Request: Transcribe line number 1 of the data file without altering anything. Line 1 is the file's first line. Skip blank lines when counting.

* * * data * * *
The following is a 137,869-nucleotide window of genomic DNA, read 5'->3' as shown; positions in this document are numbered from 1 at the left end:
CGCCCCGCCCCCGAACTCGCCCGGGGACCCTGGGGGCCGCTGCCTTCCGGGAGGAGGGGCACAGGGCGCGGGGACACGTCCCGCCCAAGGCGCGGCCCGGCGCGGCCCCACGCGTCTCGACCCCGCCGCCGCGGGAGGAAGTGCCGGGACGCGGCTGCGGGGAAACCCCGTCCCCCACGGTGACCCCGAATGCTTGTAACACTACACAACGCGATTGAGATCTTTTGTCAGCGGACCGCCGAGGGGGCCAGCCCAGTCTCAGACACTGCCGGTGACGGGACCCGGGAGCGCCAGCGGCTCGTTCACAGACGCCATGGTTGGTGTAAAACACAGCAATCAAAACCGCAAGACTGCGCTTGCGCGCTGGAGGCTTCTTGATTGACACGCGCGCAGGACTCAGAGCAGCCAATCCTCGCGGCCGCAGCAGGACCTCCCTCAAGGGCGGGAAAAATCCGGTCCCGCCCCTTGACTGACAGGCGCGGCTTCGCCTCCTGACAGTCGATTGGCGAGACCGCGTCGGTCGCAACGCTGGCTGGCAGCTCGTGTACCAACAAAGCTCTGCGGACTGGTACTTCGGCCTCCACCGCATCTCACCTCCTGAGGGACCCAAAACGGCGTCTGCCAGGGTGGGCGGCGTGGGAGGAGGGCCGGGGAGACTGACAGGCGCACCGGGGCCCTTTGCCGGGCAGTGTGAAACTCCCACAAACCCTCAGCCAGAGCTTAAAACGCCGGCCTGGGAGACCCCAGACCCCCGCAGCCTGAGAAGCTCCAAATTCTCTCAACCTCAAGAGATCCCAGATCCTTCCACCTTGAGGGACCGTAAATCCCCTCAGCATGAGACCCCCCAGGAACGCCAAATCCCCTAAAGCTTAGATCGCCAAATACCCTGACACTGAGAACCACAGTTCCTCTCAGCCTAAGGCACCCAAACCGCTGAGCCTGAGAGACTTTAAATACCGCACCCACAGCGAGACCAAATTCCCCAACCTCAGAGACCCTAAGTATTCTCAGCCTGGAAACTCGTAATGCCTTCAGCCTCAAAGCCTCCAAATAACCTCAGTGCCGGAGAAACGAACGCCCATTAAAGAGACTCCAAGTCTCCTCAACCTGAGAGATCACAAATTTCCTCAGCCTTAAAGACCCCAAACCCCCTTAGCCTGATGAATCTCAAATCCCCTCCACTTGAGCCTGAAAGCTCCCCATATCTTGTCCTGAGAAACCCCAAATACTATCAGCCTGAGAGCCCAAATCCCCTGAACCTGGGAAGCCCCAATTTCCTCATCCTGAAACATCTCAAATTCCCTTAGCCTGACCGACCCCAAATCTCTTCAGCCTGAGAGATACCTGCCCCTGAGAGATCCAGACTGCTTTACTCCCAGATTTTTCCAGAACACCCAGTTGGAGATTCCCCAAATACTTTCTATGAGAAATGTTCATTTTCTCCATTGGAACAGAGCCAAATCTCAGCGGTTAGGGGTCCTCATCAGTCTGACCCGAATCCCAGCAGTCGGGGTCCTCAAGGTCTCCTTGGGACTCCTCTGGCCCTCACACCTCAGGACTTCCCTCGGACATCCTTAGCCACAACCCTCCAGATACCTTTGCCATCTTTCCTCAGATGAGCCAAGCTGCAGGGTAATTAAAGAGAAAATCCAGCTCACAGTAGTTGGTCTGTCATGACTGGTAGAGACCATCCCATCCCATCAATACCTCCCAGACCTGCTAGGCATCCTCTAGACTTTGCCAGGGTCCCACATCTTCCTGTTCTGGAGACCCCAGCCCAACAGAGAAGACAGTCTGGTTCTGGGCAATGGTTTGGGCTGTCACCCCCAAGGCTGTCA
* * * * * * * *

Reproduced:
The following is a 137,869-nucleotide window of genomic DNA, read 5'->3' as shown; positions in this document are numbered from 1 at the left end: